Best Novels of July 2010

"I sit at the desk with my back to the window, and there, behind me, I feel an eye that sucks up the flow of the sentences, leads the story in the directions that elude me. Readers are my vampires. I feel a throng of readers looking over my shoulder and seizing the words as they are set down on paper. I feel that what I am writing does not belong to me any more. I would like to vanish, to leave behind for that expectation lurking in their eyes the page stuck in the typewriter, or, at most, my fingers striking the keys."

This was taken from chapter eight of On A Winter's Night A Traveler which is Calvino's greatest novel along with Invisible Cities. It is also the first novel that most critics would cite when discussing the topic of metaficiton as one would cite Mrs. Dalloway and Ulysses when discussing stream of consciousness. Of course, stream of consciousness is no longer the holy-weapon of most novelists these days. Readers avoid the very sight of interior monologue when opening a book. It slows down reading, it distracts the flow of narration, it digresses into religious and internal-psychological dissection - it is, in short, boring. Among the general reader, words such as "dragging," "exhausting," "rambling," are synonymous with the novels of Shahnon Ahmad who was once known as the King of Malaysian Novel (is he still?), to our bright-minded critics at least. However, such recognition, deservingly or otherwise, is not complete if we do not crown Shahnon with another award: the King of Interior Monologues. At the hand of Shahnon, the interior monologue was stretched to its limits to a stage where today's generation of writers are no longer able to use it without risking being labeled as a Shahnon imitator. Yet, we still see this technique being overused by writers such as S. M. Zakir and Roslan Jomel, not to mention the underground writers who have been crawling, climbing, digging behind the walls of mainstream literature over the past few years. Shahnon was a great novelist, but he was never a king like Dickens was to the English, or Balzac to the French, or Melville to the Americans, or Tolstoy to the Russians. Or is it too early to give such judgment? Perhaps. Shahnon himself is still alive, but writers no longer flock to his novels like when Shahnon was still at the height of his literary power. The torch has been given to Faisal Tehrani. But, sadly, as the torch came into the hand of Faisal, its fire has ceased to burn.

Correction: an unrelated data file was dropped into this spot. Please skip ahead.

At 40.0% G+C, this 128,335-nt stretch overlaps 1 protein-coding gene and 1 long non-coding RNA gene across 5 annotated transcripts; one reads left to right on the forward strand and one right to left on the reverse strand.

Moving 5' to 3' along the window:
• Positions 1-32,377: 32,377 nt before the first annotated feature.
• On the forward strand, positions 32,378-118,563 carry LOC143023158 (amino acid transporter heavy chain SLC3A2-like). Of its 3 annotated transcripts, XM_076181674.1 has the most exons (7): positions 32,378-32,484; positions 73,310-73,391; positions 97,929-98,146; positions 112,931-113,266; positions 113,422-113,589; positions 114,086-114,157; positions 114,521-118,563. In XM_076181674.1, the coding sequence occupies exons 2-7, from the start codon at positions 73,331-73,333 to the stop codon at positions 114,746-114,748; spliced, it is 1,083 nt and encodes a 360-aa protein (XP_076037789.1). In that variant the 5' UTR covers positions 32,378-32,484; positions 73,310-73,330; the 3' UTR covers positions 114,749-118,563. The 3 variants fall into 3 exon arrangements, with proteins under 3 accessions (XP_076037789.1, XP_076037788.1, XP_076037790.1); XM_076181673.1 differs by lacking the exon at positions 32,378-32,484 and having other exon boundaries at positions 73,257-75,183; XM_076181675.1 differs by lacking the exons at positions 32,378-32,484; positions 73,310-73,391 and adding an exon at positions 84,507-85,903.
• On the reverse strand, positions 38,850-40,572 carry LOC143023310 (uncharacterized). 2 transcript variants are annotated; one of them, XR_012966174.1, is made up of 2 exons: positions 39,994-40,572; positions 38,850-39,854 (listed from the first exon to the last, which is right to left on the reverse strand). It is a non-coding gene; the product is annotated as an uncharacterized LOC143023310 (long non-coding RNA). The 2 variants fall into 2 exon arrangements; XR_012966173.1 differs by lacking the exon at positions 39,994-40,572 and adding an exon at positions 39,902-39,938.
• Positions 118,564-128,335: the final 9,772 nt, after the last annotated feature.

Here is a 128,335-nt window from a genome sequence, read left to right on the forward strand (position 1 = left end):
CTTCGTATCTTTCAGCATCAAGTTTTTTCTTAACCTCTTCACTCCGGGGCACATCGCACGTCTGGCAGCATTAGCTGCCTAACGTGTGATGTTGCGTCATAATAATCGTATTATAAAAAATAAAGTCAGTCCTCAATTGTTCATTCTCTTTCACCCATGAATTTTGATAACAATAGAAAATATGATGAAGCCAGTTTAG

The novel is dying. If the novel had reached its zenith during Shahnon's reign, now, it is descending into one of its most darkest periods. Novelists are no longer writing novels. Characters are replaced with the novelist's own intellectual and religious alter egos. Intricate plots are replaced with linear and monotonous academic talks. Beautiful language is raped by textbook terminologies and sentences. We are taking our readers deeper and deeper into the tomb of logic and reason while their imagination is turning blind to mystery of life around them. The novel has become heartless.

Only the short story is still moving in the right direction. This year, we see more collection of short stories being published by DBP than before. The best one to come out is of course Namaku Epal Kuning by Roslan Jomel. It is the first collection of short stories in our country to take fiction as its main subject. Roslan does try to maneuver his imagination, his language, his characters around big themes like politics and philosophy, but they are never penetrative, and Roslan is often forced to return to his major theme which is fiction. Unlike Calvino, Roslan doesn't come to the reader to talk about literature, but more of explaining his dilemma being caught between reality and his preferred alternative-reality which is fiction.

Like all novel genres, metafiction is nothing new in literature despite its recent popularity among postmodern novelists. We already seen it in great classical novels such as Don Quixote and Madame Bovary. Both novels can be read as a novel and also a novel-about-novel-writing. The postmodern novels, however, tend to abandon the former, and indulge its narration and language structure in the latter. Roberto Bolano's recent 2666 being the epitome of such self-indulgent novel.


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